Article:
Greenpeace Claims China’s Oil And Gas Firms Engaging In ‘Greenwashing’ With LNG Purchases

by | Nov 27, 2023 | Daily News, Environmental News

Home » Environmental News » Greenpeace Claims China’s Oil And Gas Firms Engaging In ‘Greenwashing’ With LNG Purchases

In a damning revelation, Greenpeace has accused major oil and gas companies in China, including PetroChina and CNOOC Gas and Power, of engaging in deceptive environmental practices. Greenpeace claims China’s oil and gas firms engaging in ‘greenwashing’. According to the environmental advocacy group, these companies are utilizing low-quality carbon offsets to create a façade of eco-friendliness, particularly in their liquefied natural gas (LNG) imports.

The firms in question have entered into long-term contracts with global energy giant Shell, claiming to purchase “carbon neutral” LNG. However, Greenpeace contends that these companies rely on questionable “forest offsets” to neutralize carbon emissions, a practice the organization vehemently opposes.

Greenpeace claims China's oil and gas firms are engaging in 'greenwashing'

Greenpeace’s concerns go beyond mere scepticism about the effectiveness of carbon offsets as Greenpeace claims China’s oil and gas firms engaging in ‘greenwashing’. They argue that using the “carbon neutral” label is misleading the public and diverting attention from these companies’ lack of robust commitments to reduce emissions.

Li Jiatong, project leader with Greenpeace in Beijing, stated, “For oil and gas companies in particular, carbon offsets are a smokescreen to obscure their continued, redoubled carbon emissions.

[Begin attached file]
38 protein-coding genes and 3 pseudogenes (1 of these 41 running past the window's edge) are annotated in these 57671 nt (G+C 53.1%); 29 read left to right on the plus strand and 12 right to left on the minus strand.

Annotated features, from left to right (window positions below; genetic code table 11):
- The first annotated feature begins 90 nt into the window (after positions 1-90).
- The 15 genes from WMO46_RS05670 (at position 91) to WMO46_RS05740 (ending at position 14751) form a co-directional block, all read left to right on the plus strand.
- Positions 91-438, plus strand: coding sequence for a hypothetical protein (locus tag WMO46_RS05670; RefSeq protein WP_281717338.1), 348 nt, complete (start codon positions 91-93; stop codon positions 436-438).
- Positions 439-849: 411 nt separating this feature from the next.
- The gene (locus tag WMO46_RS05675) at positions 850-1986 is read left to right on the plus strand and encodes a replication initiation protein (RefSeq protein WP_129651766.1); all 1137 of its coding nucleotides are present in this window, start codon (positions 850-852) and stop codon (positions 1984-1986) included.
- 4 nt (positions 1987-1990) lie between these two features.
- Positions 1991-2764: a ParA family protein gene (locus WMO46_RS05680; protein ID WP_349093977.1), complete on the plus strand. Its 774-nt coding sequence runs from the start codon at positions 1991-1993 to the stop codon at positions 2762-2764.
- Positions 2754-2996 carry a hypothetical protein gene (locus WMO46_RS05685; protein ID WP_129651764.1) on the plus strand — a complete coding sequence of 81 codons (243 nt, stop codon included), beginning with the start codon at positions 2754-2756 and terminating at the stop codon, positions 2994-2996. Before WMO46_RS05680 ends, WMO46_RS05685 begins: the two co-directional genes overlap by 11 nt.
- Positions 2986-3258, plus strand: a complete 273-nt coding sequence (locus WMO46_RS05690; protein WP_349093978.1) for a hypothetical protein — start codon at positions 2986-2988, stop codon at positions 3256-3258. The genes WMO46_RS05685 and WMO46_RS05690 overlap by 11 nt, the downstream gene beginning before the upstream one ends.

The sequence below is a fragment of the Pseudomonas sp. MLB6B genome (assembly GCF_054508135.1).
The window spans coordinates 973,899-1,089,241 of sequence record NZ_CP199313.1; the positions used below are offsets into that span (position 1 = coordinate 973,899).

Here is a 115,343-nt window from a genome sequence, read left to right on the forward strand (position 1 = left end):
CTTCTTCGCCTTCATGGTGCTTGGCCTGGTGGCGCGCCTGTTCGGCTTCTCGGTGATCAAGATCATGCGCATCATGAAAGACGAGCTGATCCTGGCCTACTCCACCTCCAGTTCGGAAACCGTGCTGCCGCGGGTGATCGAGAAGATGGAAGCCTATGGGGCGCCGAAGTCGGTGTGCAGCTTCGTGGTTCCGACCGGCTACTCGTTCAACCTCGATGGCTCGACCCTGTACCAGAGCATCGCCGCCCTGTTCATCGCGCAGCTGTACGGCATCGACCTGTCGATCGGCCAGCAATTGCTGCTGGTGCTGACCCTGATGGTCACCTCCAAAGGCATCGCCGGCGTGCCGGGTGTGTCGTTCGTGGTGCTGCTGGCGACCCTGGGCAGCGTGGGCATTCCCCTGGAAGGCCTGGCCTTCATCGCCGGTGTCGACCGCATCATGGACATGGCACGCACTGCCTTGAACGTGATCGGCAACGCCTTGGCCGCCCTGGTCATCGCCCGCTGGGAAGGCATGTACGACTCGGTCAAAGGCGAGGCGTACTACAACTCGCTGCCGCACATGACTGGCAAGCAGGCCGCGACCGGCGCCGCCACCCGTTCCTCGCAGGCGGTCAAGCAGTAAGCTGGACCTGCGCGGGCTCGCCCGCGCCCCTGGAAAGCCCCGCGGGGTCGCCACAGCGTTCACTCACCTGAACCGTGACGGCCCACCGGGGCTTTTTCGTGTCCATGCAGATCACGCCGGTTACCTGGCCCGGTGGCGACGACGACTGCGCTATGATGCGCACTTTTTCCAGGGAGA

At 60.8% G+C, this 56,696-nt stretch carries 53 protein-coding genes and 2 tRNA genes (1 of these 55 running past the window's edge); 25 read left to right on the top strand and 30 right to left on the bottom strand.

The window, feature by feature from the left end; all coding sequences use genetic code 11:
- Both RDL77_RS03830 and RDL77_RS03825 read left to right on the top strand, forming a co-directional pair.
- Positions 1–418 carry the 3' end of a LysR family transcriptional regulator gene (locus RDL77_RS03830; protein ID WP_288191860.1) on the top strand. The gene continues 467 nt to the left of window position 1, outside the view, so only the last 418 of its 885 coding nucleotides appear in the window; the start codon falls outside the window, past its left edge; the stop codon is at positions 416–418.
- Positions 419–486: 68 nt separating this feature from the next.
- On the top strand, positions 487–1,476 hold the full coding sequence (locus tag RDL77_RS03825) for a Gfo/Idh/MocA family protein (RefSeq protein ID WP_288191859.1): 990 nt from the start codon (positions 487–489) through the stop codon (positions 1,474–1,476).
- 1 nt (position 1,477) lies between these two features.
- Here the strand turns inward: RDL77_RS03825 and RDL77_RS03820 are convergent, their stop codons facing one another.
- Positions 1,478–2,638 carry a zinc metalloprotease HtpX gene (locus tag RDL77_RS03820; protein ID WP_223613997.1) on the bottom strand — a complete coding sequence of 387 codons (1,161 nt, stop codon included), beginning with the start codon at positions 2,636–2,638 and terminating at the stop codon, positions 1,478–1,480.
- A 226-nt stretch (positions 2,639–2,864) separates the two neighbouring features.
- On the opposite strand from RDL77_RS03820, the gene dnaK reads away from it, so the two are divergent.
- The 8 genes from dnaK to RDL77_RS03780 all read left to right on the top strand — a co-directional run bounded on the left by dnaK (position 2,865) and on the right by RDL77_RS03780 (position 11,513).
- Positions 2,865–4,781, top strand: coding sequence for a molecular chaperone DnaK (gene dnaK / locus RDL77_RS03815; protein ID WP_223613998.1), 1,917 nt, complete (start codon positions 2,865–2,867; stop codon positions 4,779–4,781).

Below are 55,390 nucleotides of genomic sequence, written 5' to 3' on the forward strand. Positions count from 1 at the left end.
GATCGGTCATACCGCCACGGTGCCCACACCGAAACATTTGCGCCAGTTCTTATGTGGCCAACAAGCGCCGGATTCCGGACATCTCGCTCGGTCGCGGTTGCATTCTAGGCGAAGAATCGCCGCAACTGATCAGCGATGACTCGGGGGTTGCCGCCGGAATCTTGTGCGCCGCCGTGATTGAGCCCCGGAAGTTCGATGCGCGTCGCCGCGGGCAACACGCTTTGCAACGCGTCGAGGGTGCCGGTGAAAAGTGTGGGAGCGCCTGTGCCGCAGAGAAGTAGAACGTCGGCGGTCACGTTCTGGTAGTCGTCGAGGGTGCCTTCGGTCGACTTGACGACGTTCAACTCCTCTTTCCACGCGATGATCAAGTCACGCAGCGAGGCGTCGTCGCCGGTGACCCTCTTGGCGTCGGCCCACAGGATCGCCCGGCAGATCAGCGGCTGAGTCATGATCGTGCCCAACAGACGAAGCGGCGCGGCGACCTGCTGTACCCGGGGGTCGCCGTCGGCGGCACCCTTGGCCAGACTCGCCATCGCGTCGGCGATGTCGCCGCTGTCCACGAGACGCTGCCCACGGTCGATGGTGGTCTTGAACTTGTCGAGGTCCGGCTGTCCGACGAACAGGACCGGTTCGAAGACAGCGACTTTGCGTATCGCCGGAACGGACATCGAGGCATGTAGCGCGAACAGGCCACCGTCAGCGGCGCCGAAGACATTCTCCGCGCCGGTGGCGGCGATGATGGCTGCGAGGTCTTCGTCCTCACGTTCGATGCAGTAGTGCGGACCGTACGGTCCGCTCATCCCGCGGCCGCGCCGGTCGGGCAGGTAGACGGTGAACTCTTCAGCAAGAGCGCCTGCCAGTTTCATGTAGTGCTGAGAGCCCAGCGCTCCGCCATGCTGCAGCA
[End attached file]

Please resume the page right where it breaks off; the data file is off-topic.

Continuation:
Despite the serious allegations, PetroChina did not respond to requests for comment, and CNOOC Oil and Gas’s parent company asserted it was not directly involved in LNG purchases. Shell, the supplier in question, declined to comment on Greenpeace’s report.

Greenpeace’s investigation also revealed significant flaws in the measurement and accounting of the carbon offsets. Many offsets were allegedly not consistently measured, and there were instances of double counting. Moreover, the environmental group highlighted the vulnerability of forests associated with offset schemes, suggesting that they could become carbon sources instead of sinks due to the risk of fires.

According to Greenpeace, credits from 15 forestry carbon sink projects in China involving major energy players like Shell, PetroChina, and CNOOC have already been secured. However, 80 per cent of these projects include trees at medium- to high risk of burning down.

The surge in “carbon neutral” LNG sales is primarily driven by the increasing demand for gas, particularly in Asia. Greenpeace reported that around 85 per cent of carbon-neutral LNG cargoes had been sold to Asian buyers.

As China’s gas consumption is expected to rise significantly in the coming years, reaching 250 billion cubic meters by 2026, the “carbon neutral” gas issue will likely become a focal point during the upcoming COP28 talks, starting this week. The use of gas, considered a “bridge fuel” in the transition to cleaner energy, has faced criticism from anti-fossil fuel groups.

Polly Hemming, director of the Climate and Energy Program at the Australia Institute, expressed scepticism about the practice, stating, “Stapling those offsets to fossil fuels and claiming that they are net zero – it’s bonkers.

The allegations by Greenpeace add to the growing scrutiny faced by industries as the world intensifies its efforts to combat climate change and transition towards sustainable energy practices.

Also Read: Reusable Plastic Can Reduce Plastic Emissions By Up To 69%


  • Sarah Tancredi

    Sarah Tancredi is an experienced journalist and news reporter specializing in environmental and climate crisis issues. With a deep passion for the planet and a commitment to raising awareness about pressing environmental challenges, Sarah has dedicated her career to informing the public and promoting sustainable solutions. She strives to inspire individuals, communities, and policymakers to take action to safeguard our planet for future generations.

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